PUBLISHER'S WEEKLY - My Say - Edited by Daisy Maryles
2 October 1987.
"Where are the outrageous claims in Communion? They aren't there, unless extracted by out-of-context quotation" [portrait photo caption]

What 'Communion' Really Said

When William Morrow & Co. offered a million-dollar advance for Communion, I worried that they had overpaid for the book. Little did I know what would happen: that the book would be warmly adopted by a public eager to question the nature of alien abduction, but that it would also unleash a thunderstorm of media hysteria.

Judging from my reader mail, Communion did well because it asked questions, not because it convinced people that I had met aliens. Two books based on the idea that aliens are real were published at the same time as Communion, but they did not gain broad public acceptance.

One segment of the media operated on the assumption that Communion should be dismissed because its "claims" were a danger to the public's intellectual health. A few publications and one television show elected to pander to the notion that the public wants to believe in aliens. Both of these positions assume that the public is gullible and stupid. They bear no relationship to the thoughtful response that Communion actually received.

The sharks swept in the moment the book hit the stores. The Nation lavished 5000 words on it, taking the grotesque position that not only I was insane, but that mental suffering was funny.

The San Francisco Chronicle followed suit, warning readers that "if you swallow Communion whole, it might be your last sane supper."

The New York Times published a well-reasoned review. The reviewer-influenced no doubt by the hysterical and inaccurate accounts being published elsewhere-later repudiated the review in an outburst of invective in the pages of this magazine ("When Is a True Story True," Aug.14).

Newsweek announced that I had said that "small creatures with fierce, limitless eyes abducted" me from my cabin in upstate New York.

I was astonished, as the whole sense of my book was not to make claims but to ask questions.

Reporters doing features on the "story" edited my statements to fit their own biases. The Washington Post quoted me as saying: "These days I'm often the only skeptic in the room." The San Francisco Examiner quoted my recitation of events but not my questions about the nature of those events. As far as Washington was concerned, I was a UFO skeptic, but in San Francisco I was an unabashed contactee.

I got a more rational reception in the live electronic media. As often as I possibly could I delivered my message: "We do not know yet what is happening to people. It seems very real, but there isn't any proof that it is aliens."

Sometimes the media confusion was nobody's fault. On Good Morning America an unavoidable change in the length of my interview made it impossible for me to express my questions about what had happened to me. I made up for this on the Johnny Carson Show when I stated that Carl Sagan has pointed out that we have absolutely not a shred of physical proof that unearthly visitors are here.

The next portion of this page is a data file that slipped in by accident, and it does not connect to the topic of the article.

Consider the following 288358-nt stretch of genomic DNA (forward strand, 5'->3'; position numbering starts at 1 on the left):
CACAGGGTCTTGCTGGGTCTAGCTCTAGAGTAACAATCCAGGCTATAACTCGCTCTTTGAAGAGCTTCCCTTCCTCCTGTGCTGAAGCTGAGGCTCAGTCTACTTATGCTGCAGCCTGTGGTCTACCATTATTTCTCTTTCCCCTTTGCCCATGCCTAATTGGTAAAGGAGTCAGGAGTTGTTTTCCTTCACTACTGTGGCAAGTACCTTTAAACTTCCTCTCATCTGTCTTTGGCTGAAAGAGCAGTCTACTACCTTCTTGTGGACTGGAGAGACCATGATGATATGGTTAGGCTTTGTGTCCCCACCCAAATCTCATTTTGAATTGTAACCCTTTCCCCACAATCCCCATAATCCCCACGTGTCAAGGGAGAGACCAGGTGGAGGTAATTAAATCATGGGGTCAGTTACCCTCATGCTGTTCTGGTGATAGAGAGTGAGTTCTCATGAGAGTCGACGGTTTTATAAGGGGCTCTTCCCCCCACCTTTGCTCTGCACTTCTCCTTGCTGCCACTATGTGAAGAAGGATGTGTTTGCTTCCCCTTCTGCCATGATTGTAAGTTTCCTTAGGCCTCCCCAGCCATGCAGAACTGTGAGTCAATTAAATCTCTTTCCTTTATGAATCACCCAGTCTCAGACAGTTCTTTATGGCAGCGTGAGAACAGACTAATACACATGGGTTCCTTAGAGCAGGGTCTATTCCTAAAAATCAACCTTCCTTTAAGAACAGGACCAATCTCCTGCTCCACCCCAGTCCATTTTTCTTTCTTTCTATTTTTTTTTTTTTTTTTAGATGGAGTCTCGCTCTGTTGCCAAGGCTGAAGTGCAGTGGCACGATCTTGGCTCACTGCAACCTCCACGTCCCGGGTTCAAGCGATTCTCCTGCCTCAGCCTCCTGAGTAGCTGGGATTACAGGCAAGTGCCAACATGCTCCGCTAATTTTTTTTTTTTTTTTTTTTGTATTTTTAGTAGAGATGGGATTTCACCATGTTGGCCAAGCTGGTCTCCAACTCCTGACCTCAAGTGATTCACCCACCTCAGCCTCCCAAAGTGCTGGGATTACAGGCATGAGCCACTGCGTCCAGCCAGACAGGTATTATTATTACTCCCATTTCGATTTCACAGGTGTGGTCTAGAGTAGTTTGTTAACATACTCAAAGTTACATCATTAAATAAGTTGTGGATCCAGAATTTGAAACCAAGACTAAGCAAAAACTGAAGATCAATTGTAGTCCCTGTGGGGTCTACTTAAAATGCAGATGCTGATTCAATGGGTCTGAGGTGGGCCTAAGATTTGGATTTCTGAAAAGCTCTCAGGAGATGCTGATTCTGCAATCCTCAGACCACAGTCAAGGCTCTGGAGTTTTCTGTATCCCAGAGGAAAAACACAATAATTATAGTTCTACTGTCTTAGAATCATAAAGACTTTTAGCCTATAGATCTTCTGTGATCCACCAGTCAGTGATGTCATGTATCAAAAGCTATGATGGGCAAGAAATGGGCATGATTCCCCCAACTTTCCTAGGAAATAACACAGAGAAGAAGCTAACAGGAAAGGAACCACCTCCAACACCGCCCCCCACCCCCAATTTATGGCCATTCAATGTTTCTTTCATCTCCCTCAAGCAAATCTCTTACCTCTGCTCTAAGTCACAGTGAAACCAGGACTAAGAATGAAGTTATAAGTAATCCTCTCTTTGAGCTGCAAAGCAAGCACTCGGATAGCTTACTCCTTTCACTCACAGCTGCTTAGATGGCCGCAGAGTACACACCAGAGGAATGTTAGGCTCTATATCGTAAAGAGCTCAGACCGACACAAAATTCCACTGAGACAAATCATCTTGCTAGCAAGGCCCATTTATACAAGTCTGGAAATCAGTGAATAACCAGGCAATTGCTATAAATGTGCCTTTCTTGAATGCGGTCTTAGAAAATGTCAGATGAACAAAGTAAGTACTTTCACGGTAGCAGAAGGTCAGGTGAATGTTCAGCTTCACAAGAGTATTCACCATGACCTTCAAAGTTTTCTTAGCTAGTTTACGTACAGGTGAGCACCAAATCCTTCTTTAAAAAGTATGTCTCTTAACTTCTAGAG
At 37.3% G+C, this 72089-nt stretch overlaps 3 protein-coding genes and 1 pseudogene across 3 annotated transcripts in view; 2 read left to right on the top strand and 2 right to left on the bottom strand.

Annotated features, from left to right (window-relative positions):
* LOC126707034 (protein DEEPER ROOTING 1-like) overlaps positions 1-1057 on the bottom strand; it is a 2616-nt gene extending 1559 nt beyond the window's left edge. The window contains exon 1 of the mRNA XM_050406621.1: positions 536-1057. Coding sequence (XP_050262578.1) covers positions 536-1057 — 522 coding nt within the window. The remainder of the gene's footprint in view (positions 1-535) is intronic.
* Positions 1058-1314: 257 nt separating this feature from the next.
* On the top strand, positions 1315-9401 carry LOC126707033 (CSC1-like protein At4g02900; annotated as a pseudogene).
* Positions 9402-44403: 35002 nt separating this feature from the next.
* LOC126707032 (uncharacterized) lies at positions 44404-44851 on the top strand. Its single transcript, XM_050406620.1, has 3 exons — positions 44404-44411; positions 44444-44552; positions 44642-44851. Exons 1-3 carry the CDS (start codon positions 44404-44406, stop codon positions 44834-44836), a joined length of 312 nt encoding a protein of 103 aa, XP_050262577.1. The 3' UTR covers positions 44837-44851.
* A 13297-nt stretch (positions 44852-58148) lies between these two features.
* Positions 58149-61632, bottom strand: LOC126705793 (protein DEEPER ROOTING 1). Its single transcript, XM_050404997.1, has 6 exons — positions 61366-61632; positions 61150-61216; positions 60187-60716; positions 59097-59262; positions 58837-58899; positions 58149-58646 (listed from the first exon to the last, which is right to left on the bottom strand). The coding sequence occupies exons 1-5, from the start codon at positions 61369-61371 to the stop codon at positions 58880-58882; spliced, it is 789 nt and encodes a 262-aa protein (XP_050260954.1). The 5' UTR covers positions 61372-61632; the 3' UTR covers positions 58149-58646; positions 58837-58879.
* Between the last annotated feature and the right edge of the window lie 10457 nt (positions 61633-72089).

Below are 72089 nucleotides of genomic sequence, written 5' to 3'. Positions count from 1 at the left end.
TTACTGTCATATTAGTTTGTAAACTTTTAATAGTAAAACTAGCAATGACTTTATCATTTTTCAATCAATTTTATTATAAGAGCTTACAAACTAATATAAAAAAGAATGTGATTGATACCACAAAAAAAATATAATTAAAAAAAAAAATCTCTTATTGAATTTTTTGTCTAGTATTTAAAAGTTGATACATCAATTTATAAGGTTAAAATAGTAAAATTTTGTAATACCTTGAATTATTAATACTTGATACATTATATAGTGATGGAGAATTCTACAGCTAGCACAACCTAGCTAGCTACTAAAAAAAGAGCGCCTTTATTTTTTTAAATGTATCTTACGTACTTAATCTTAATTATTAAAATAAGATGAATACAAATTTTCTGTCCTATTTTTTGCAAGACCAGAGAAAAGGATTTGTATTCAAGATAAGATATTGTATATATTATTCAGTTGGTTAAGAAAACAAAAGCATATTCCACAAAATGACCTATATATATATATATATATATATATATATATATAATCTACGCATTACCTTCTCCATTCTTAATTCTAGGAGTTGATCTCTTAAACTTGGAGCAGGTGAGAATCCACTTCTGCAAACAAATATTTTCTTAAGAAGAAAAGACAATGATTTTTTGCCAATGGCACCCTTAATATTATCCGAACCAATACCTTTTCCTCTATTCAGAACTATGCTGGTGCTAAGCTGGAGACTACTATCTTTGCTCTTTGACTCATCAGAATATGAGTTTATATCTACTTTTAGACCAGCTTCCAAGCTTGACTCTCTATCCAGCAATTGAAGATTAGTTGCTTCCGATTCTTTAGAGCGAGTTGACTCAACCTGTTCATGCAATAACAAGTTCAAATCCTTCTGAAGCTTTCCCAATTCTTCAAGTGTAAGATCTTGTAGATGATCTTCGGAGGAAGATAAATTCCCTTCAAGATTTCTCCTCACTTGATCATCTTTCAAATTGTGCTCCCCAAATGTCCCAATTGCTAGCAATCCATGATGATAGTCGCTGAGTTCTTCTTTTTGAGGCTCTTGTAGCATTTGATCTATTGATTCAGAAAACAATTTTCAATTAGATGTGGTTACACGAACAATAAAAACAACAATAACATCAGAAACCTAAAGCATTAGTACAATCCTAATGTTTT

But when electronic editing was possible, things went less well. One program edited tape so heavily that I appeared to be saying that I was taken aboard a spacecraft by aliens. This program also tried to create the outrageous implication that my "claims" had been somehow endorsed by the New York Times simply because the book was on their bestseller list.

Two weeks later the same program had a "UFO debunker," Phillip Klass, on to refute the invented "claims." Klass called me a "big, fat liar." He did this despite the fact that I had weeks earlier written him a letter explaining my position and saying that, as far as I was concerned, his assertion that UFOs didn't exist "might be right."

This magazine ran a lengthy article (see above), addressing the question of whether or not Communion should even have been published. The suggestion was that the nonfiction publication of a book making such outrageous claims was questionable.

But where are the outrageous claims in Communion? They aren't there, unless extracted by out-of-context quotation.

Communion was written to bring into question the idea of alien abduction. It was intended to enrich speculation about this experience by placing it in historical perspective and-at the same time-acknowledging its power and the startling sense of physical reality that accompanies it.

I again ask the question that I asked in Communion: Why are people seeing spaceships in the skies and encountering aliens in their midnights? Is the inner mind-or perhaps the universe-warning us that we cannot remain sane unless we correct the vast political, social and environmental problems that threaten us as much psychologically as physically? We must address this issue responsibly, correctly-and soon.

Strieber's Communion has been on PW's bestseller list for 29 weeks. ~

What 'Communion' Really Said
© 1987 Whitley Strieber. All rights reserved